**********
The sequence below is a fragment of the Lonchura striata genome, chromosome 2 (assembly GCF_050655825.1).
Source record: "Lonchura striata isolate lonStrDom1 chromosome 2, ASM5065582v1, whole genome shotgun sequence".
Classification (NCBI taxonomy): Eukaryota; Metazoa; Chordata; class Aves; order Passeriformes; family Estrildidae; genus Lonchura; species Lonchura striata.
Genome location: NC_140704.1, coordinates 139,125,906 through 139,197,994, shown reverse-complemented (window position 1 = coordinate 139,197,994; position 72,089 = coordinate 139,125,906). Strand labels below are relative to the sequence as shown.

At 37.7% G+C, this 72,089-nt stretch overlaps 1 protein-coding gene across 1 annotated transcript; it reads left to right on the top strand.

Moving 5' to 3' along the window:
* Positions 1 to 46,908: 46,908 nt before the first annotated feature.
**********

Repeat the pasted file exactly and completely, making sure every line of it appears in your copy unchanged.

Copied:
The sequence below is a fragment of the Lonchura striata genome, chromosome 2 (assembly GCF_050655825.1).
Source record: "Lonchura striata isolate lonStrDom1 chromosome 2, ASM5065582v1, whole genome shotgun sequence".
Classification (NCBI taxonomy): Eukaryota; Metazoa; Chordata; class Aves; order Passeriformes; family Estrildidae; genus Lonchura; species Lonchura striata.
Genome location: NC_140704.1, coordinates 139,125,906 through 139,197,994, shown reverse-complemented (window position 1 = coordinate 139,197,994; position 72,089 = coordinate 139,125,906). Strand labels below are relative to the sequence as shown.

At 37.7% G+C, this 72,089-nt stretch overlaps 1 protein-coding gene across 1 annotated transcript; it reads left to right on the top strand.

Moving 5' to 3' along the window:
* Positions 1 to 46,908: 46,908 nt before the first annotated feature.